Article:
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Jun 27, 2011

Appeals Court rules acquisition of Belize Telemedia Limited unlawful, null and void

When we left you last Friday, three judges of the Court of Appeal; Brian Alleyne, Dennis Morrison and Boyd Carey had unanimously handed down a ruling which declared that the government’s acquisition of Belize Telemedia was unconstitutional. The full text of the one hundred and forty-nine page ruling was not read in court; but Justice Brian Alleyne said that the appeals by Dean Boyce and the British Caribbean Bank were upheld and that the acquisition of Belize Telemedia was unlawful therefore rendered null and void as of August 2009.  We have complete and detailed coverage of this major crisis that has huge consequences locally and internationally for Belize and one that is testing the rule of law. But we start with a comprehensive look at the ruling. This morning, Attorney Eamon Courtenay spoke to the reasons given by the Court of Appeal. Courtenay referred to Section seventeen of the constitution which authorizes compulsory acquisitions but for a public purpose. That particular section also sets out specific issues that any law that is going to be used to take possession of property must include.

Eamon Courtenay, Attorney

Eamon Courtenay

“The Court of Appeal went through the law and compared it to what the constitution requires and found that there are four main things that were not in the law and therefore the law did not comply with the constitution. So that was the first thing. The second thing was, you can only take private property for a public purpose. You must have a legitimate public purpose and the government gave a public purpose saying that they wanted to have stability, they wanted to have improved telecommunications service and they wanted to have reliable telecommunications service.  When the government took over Telemedia in August 2009, the annual report for the previous year had not been approved by the then directors. It was subsequently approved by the Net Vasquez led Board of directors. So let’s get it clear; the Net Vasquez board was reporting on the previous administration. Justice Morrison went and looked at that and listed all the good things that Mr. Vasquez was saying the previous managers of the company had done. So the judge said but wait, you’re saying that the thing was not reliable, but here is Mr. Vasquez signing off saying it was reliable. You are saying it needed improvement, here is Mr. Vasquez signing off saying that it was improved. You were saying that you wanted low prices, here is Mr. Vasquez signing off saying that the prices were low. you are saying that it was going to be a stable harmonious environment, but in fact there have been continuous cases over this thing. The third one is when the government is going to use its power to take away your property it must be proportionate. So, for example William, if you own, fifty acres and the government wants to run a road through it, they can’t take the fifty acres, they must take only that which is proportionate, only that which is  required to run the road and leave you with your property. Again, the judges went through this and said but wait, there was no need for you to take ninety-four percent of this company first of all. If you wanted stability, lower prices and so and so forth there’s the P.U.C. so you don’t have to take away people’s property. So the court held that this was disproportionate, it was an excessive use of government power. And finally, the court found that the decision was arbitrary. What does that mean? The court says the government moved as if this was an emergency. You will recall it was a Monday morning special sitting, went through all three stages immediately. However, no opportunity was given to Telemedia to say listen, there is a problem here. We are giving you an opportunity to correct the situation. If you don’t correct it, we’re going to have to act. The court said, before you can take somebody’s private property, you have to give them an opportunity to respond to whatever the problem is and give them a hearing. And if it doesn’t satisfy your requirements then you can exercise the right.”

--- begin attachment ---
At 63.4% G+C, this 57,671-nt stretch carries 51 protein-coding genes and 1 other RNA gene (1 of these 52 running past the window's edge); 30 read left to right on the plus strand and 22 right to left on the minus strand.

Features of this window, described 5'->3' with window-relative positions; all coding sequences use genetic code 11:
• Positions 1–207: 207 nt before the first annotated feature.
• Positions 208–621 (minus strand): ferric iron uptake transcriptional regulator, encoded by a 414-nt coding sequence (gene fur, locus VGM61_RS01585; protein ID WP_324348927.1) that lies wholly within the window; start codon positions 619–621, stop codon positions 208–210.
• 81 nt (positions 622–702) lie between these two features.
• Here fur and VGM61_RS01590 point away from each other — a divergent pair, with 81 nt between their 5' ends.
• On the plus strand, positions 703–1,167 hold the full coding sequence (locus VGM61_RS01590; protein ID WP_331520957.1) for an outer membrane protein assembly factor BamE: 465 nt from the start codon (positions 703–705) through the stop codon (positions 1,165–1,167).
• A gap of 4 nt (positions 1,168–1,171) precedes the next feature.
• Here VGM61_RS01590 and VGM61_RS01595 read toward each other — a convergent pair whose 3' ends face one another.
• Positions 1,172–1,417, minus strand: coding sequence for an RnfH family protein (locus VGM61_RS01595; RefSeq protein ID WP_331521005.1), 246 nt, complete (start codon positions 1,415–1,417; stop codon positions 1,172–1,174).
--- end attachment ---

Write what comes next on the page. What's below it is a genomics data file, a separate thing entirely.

Click here to download the full ruling in PDF format.

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Viewers please note: This Internet newscast is a verbatim transcript of our evening television newscast. Where speakers use Kriol, we attempt to faithfully reproduce the quotes using a standard spelling system.

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